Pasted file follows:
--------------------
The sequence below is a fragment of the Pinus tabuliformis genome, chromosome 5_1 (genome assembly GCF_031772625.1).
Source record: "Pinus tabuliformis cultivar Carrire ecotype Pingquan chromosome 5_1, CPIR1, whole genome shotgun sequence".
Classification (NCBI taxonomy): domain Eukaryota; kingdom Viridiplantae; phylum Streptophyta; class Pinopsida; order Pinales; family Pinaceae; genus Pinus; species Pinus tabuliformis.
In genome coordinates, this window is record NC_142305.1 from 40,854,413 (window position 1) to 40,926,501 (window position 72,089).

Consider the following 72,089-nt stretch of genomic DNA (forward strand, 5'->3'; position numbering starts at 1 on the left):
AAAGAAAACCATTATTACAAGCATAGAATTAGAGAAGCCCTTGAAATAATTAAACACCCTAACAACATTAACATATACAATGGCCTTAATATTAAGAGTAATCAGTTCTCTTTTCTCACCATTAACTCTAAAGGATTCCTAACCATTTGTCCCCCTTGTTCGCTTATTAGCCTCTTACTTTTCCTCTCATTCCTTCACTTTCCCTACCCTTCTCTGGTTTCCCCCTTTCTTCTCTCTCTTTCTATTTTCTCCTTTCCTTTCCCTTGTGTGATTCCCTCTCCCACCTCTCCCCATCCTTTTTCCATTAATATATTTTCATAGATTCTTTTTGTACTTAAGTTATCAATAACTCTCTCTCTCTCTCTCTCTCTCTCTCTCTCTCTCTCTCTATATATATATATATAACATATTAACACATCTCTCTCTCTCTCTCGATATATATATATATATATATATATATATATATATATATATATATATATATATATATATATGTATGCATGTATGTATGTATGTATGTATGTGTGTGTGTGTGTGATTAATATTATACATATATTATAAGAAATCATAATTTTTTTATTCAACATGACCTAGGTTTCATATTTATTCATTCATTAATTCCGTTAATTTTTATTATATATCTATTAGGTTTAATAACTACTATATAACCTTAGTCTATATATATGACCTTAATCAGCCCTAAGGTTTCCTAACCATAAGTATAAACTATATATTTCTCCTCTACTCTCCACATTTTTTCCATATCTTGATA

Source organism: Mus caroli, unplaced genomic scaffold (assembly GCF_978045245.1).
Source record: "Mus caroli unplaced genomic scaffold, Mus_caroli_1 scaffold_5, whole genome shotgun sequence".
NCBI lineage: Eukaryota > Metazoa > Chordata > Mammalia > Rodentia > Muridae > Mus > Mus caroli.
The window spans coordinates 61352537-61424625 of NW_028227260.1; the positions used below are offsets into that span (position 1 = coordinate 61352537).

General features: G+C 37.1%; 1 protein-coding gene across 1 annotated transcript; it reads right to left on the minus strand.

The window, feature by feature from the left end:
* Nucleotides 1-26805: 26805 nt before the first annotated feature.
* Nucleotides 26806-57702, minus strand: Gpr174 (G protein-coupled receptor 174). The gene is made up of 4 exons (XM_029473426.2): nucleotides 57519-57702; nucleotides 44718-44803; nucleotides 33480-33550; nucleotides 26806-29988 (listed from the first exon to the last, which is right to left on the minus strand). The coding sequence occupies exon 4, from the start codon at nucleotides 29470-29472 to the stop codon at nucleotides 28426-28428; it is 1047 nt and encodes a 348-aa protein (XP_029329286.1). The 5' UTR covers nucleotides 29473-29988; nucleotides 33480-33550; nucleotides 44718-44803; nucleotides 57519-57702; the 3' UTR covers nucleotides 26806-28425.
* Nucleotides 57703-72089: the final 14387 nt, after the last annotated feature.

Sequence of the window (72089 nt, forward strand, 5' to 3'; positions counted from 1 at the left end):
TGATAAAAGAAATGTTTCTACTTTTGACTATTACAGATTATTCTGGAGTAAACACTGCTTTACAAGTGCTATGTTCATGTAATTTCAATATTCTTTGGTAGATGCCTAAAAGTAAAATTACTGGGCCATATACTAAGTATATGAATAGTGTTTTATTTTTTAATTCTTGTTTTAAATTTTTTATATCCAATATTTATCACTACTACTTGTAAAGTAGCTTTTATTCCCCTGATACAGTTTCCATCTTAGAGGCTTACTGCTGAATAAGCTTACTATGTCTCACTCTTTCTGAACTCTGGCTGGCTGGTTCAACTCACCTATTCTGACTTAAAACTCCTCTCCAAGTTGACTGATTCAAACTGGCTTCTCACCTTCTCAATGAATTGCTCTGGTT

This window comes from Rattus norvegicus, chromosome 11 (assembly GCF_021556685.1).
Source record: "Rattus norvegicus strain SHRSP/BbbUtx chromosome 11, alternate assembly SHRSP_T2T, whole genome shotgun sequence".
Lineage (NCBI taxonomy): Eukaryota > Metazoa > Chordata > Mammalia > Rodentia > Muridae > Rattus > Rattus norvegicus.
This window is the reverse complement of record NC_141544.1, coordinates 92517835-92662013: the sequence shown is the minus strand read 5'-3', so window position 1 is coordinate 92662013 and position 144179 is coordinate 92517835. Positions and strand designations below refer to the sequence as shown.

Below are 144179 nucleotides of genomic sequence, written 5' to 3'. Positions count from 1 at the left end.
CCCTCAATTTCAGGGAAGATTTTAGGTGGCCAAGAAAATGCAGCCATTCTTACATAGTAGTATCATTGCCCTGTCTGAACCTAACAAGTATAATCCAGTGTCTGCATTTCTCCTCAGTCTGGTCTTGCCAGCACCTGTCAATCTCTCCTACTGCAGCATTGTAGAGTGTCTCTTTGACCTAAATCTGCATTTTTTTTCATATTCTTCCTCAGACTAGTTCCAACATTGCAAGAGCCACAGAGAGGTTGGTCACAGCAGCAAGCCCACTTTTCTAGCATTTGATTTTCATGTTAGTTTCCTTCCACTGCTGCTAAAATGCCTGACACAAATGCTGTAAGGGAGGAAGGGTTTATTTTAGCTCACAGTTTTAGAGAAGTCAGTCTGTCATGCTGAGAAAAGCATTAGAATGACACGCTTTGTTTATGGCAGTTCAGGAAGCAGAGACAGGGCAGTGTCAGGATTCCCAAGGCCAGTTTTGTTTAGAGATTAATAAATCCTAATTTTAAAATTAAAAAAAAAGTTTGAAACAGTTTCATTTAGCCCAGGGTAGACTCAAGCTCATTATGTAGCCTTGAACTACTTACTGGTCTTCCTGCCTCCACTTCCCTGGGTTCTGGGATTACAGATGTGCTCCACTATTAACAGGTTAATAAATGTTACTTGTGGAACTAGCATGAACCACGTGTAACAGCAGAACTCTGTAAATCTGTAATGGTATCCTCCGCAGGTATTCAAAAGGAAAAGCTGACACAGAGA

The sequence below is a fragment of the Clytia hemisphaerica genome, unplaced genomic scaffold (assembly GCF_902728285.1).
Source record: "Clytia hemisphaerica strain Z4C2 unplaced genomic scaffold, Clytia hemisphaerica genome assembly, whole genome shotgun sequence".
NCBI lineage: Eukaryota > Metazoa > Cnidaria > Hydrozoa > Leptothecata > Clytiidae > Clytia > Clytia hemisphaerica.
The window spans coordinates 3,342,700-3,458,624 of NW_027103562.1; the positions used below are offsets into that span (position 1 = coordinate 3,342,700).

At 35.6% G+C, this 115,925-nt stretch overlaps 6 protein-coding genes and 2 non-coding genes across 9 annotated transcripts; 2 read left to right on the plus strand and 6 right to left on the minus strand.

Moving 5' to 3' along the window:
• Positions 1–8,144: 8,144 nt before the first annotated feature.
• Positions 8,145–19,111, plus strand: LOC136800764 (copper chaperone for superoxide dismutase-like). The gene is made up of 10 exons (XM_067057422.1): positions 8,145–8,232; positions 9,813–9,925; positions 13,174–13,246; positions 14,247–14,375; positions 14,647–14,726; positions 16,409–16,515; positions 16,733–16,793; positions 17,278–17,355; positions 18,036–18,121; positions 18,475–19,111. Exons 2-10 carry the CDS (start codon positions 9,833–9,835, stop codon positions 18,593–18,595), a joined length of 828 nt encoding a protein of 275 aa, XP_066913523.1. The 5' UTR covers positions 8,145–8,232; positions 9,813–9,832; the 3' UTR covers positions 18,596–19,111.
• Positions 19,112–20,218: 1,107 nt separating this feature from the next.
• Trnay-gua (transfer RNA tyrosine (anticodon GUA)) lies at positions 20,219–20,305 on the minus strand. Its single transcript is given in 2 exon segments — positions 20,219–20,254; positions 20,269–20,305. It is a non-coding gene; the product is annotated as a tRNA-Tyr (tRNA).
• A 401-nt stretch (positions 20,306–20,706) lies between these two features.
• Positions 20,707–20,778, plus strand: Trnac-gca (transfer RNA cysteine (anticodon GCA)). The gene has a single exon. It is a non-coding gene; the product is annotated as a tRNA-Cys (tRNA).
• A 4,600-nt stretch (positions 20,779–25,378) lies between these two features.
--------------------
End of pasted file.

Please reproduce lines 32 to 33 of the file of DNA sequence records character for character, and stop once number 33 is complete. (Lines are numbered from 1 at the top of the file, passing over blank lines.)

• Positions 19,112–20,218: 1,107 nt separating this feature from the next.
• Trnay-gua (transfer RNA tyrosine (anticodon GUA)) lies at positions 20,219–20,305 on the minus strand. Its single transcript is given in 2 exon segments — positions 20,219–20,254; positions 20,269–20,305. It is a non-coding gene; the product is annotated as a tRNA-Tyr (tRNA).